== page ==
Formed in 1911 by founder Frank D. Smith, The Toronto Hockey League (now the Greater Toronto Hockey League) was a dream turned reality for innumerable boys in the beginning of the Twentieth Century. Surrounded by other equally dedicated men who volunteered their time in servint to direct and guide the organization from its infancy, Mr. Smith, who led the League through its first 50 years as general Secretary Treasurer, saw the THL become the largest single minor amateur hockey league in the world.
Even by the end of World War I, the THL continued to break all growth records. This was a surprise to everyone considering the great number of players who had gone overseas from Senior and Intermediate ranks. Increases in membership were however realized in Junior, Juvenile, and Midget divisions due to the fact that players in these series were too young for military purposes.
Worthy of mention is the fact that during the 1920’s, the THL had between 8 and 12 ladies Senior and Intermediate teams in any given year.
During the crucial years of World War II, the League was an active participant in the Sports Service League for Canadian soldiers, sailors and airmen.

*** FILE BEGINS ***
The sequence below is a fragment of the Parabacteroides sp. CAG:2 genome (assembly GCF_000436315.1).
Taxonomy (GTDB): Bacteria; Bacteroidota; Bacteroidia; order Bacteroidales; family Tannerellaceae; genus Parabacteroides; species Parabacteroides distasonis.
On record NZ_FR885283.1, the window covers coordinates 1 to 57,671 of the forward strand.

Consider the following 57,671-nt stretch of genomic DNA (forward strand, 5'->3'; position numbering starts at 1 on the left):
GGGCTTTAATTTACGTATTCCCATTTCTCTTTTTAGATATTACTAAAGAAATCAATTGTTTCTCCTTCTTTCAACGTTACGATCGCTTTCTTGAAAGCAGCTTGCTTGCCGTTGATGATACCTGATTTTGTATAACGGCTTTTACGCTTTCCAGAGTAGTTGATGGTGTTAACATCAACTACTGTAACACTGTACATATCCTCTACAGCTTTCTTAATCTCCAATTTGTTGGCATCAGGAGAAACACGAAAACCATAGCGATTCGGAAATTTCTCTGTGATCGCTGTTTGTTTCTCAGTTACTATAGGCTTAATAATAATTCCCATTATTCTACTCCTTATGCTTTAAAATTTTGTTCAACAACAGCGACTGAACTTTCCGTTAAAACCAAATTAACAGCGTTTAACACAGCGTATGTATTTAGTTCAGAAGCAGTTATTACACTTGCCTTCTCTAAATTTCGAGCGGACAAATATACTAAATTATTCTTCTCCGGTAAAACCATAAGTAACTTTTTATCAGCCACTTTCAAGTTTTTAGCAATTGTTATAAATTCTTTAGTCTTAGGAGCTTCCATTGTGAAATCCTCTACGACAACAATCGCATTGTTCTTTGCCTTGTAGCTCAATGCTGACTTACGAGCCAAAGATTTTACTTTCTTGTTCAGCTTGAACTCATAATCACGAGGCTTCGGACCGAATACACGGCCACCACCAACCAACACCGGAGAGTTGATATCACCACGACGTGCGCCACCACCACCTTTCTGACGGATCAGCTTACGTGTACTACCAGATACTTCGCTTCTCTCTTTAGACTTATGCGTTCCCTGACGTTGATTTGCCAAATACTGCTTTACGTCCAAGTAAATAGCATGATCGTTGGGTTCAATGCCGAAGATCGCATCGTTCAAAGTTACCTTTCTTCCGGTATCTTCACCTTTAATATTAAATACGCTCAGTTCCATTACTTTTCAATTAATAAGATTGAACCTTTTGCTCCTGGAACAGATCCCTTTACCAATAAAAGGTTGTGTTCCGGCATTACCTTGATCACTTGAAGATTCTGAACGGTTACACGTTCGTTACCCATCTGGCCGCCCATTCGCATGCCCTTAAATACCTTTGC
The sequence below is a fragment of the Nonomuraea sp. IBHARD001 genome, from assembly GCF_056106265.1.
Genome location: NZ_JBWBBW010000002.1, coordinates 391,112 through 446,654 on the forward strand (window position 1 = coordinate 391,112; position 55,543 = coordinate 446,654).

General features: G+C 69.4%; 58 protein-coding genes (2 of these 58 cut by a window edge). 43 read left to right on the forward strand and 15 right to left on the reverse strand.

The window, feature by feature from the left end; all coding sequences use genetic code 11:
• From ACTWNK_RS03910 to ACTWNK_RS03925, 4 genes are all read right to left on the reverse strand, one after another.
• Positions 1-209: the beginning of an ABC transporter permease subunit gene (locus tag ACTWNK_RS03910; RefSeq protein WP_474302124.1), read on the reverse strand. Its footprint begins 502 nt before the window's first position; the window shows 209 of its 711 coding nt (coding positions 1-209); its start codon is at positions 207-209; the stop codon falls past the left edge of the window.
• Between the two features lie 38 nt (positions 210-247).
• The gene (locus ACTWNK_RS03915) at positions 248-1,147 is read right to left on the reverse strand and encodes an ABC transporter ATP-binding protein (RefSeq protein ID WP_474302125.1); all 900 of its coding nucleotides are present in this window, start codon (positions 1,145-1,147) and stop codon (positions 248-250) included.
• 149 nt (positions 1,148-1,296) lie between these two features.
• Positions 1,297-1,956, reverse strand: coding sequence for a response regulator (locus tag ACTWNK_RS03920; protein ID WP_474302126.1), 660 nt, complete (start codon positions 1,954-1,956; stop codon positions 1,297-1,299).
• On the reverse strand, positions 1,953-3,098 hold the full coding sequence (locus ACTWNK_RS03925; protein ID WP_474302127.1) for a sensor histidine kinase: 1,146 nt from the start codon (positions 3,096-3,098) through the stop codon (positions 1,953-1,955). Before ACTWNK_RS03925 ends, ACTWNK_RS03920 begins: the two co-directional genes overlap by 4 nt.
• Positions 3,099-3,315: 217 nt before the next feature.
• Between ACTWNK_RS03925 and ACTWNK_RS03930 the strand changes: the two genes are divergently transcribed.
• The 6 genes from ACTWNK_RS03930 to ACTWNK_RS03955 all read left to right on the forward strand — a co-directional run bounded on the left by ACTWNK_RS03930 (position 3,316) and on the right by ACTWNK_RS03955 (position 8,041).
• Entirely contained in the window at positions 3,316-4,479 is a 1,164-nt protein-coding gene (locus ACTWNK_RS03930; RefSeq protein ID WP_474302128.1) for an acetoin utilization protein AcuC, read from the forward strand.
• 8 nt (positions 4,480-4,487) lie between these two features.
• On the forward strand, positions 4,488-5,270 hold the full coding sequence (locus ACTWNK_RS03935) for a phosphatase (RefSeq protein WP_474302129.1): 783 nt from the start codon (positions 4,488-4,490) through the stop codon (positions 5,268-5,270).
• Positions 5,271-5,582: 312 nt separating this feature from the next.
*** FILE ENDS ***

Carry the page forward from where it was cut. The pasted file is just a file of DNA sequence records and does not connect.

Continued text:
Back in the early 1960’s, the membership of the League had grown to over 20,000 youth playing on direct Teams. Today, the GTHL, formerly the Metropolitan Toronto Hockey League (1972-1998), has in excess of 50,000 players including affiliated teams in a new territory defined as the Lake Ontario Region which in addition to Toronto and Mississauga includes Oakville, Brampton, Vaughan, Richmond Hill, Markham, and Ajax-Pickering. During its period of growth since 1960, the GTHL began to encounter another growth factor, commonly referred to as “rising costs”.
While maintaining its stability, the GTHL overhead costs have risen substantially in the past 30 years to the point where operating costs for the 2006-2007 season exceeded $3,500,000. The League’s very existence seems a small miracle in itself when one realizes that the GTHL has always remained self-sufficient without subsidization from any government body. A massive undertaking by any standards, the GTHL today estimates that with more sophisticated coaching, development programs, and larger club managements required to cope with all the operational necessities, there is at least one active volunteer for every three registered hockey players. Since 1911, over 600,000 volunteers have contributed to the development of minor hockey in the Toronto and Mississauga area.